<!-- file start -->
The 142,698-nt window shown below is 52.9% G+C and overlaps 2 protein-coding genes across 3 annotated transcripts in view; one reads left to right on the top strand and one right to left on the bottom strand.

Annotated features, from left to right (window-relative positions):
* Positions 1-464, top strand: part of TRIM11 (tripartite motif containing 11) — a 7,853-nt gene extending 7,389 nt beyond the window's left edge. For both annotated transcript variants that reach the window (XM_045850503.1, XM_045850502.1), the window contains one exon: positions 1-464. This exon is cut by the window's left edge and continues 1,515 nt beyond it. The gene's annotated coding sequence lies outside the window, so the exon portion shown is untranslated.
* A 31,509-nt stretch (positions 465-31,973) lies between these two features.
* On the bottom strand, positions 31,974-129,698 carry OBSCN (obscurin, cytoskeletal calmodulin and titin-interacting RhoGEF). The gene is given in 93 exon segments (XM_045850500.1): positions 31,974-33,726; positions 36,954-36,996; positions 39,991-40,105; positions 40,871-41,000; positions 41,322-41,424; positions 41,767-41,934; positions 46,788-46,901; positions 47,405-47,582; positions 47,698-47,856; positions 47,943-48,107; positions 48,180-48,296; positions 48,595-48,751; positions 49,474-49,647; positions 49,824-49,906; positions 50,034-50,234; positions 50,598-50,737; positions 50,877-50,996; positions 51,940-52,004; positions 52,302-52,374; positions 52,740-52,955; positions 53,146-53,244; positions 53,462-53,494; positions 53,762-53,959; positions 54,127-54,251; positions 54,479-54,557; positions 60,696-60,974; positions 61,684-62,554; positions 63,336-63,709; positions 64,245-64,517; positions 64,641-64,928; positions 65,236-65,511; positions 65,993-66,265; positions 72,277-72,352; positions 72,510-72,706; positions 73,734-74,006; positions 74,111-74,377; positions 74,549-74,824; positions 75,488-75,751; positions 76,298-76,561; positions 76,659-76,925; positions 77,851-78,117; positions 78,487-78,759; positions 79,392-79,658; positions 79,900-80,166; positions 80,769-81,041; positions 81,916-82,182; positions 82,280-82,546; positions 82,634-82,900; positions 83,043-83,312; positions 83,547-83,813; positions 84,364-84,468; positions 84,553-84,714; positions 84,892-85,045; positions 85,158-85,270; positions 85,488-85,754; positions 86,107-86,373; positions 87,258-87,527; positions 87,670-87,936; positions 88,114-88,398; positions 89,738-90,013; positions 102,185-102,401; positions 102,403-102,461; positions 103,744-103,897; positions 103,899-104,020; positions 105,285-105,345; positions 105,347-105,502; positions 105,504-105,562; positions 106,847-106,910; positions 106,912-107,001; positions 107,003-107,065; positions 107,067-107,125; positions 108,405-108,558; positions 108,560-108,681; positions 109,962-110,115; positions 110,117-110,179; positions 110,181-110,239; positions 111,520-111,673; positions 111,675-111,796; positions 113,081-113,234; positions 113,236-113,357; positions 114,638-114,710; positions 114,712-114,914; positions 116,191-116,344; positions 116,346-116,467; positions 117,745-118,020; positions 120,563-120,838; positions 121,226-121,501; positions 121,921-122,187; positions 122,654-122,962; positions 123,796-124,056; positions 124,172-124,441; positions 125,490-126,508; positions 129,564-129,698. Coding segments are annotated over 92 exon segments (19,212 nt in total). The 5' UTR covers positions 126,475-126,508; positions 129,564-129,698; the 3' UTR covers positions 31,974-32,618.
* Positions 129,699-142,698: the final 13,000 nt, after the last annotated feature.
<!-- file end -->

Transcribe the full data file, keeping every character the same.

The 142,698-nt window shown below is 52.9% G+C and overlaps 2 protein-coding genes across 3 annotated transcripts in view; one reads left to right on the top strand and one right to left on the bottom strand.

Annotated features, from left to right (window-relative positions):
* Positions 1-464, top strand: part of TRIM11 (tripartite motif containing 11) — a 7,853-nt gene extending 7,389 nt beyond the window's left edge. For both annotated transcript variants that reach the window (XM_045850503.1, XM_045850502.1), the window contains one exon: positions 1-464. This exon is cut by the window's left edge and continues 1,515 nt beyond it. The gene's annotated coding sequence lies outside the window, so the exon portion shown is untranslated.
* A 31,509-nt stretch (positions 465-31,973) lies between these two features.
* On the bottom strand, positions 31,974-129,698 carry OBSCN (obscurin, cytoskeletal calmodulin and titin-interacting RhoGEF). The gene is given in 93 exon segments (XM_045850500.1): positions 31,974-33,726; positions 36,954-36,996; positions 39,991-40,105; positions 40,871-41,000; positions 41,322-41,424; positions 41,767-41,934; positions 46,788-46,901; positions 47,405-47,582; positions 47,698-47,856; positions 47,943-48,107; positions 48,180-48,296; positions 48,595-48,751; positions 49,474-49,647; positions 49,824-49,906; positions 50,034-50,234; positions 50,598-50,737; positions 50,877-50,996; positions 51,940-52,004; positions 52,302-52,374; positions 52,740-52,955; positions 53,146-53,244; positions 53,462-53,494; positions 53,762-53,959; positions 54,127-54,251; positions 54,479-54,557; positions 60,696-60,974; positions 61,684-62,554; positions 63,336-63,709; positions 64,245-64,517; positions 64,641-64,928; positions 65,236-65,511; positions 65,993-66,265; positions 72,277-72,352; positions 72,510-72,706; positions 73,734-74,006; positions 74,111-74,377; positions 74,549-74,824; positions 75,488-75,751; positions 76,298-76,561; positions 76,659-76,925; positions 77,851-78,117; positions 78,487-78,759; positions 79,392-79,658; positions 79,900-80,166; positions 80,769-81,041; positions 81,916-82,182; positions 82,280-82,546; positions 82,634-82,900; positions 83,043-83,312; positions 83,547-83,813; positions 84,364-84,468; positions 84,553-84,714; positions 84,892-85,045; positions 85,158-85,270; positions 85,488-85,754; positions 86,107-86,373; positions 87,258-87,527; positions 87,670-87,936; positions 88,114-88,398; positions 89,738-90,013; positions 102,185-102,401; positions 102,403-102,461; positions 103,744-103,897; positions 103,899-104,020; positions 105,285-105,345; positions 105,347-105,502; positions 105,504-105,562; positions 106,847-106,910; positions 106,912-107,001; positions 107,003-107,065; positions 107,067-107,125; positions 108,405-108,558; positions 108,560-108,681; positions 109,962-110,115; positions 110,117-110,179; positions 110,181-110,239; positions 111,520-111,673; positions 111,675-111,796; positions 113,081-113,234; positions 113,236-113,357; positions 114,638-114,710; positions 114,712-114,914; positions 116,191-116,344; positions 116,346-116,467; positions 117,745-118,020; positions 120,563-120,838; positions 121,226-121,501; positions 121,921-122,187; positions 122,654-122,962; positions 123,796-124,056; positions 124,172-124,441; positions 125,490-126,508; positions 129,564-129,698. Coding segments are annotated over 92 exon segments (19,212 nt in total). The 5' UTR covers positions 126,475-126,508; positions 129,564-129,698; the 3' UTR covers positions 31,974-32,618.
* Positions 129,699-142,698: the final 13,000 nt, after the last annotated feature.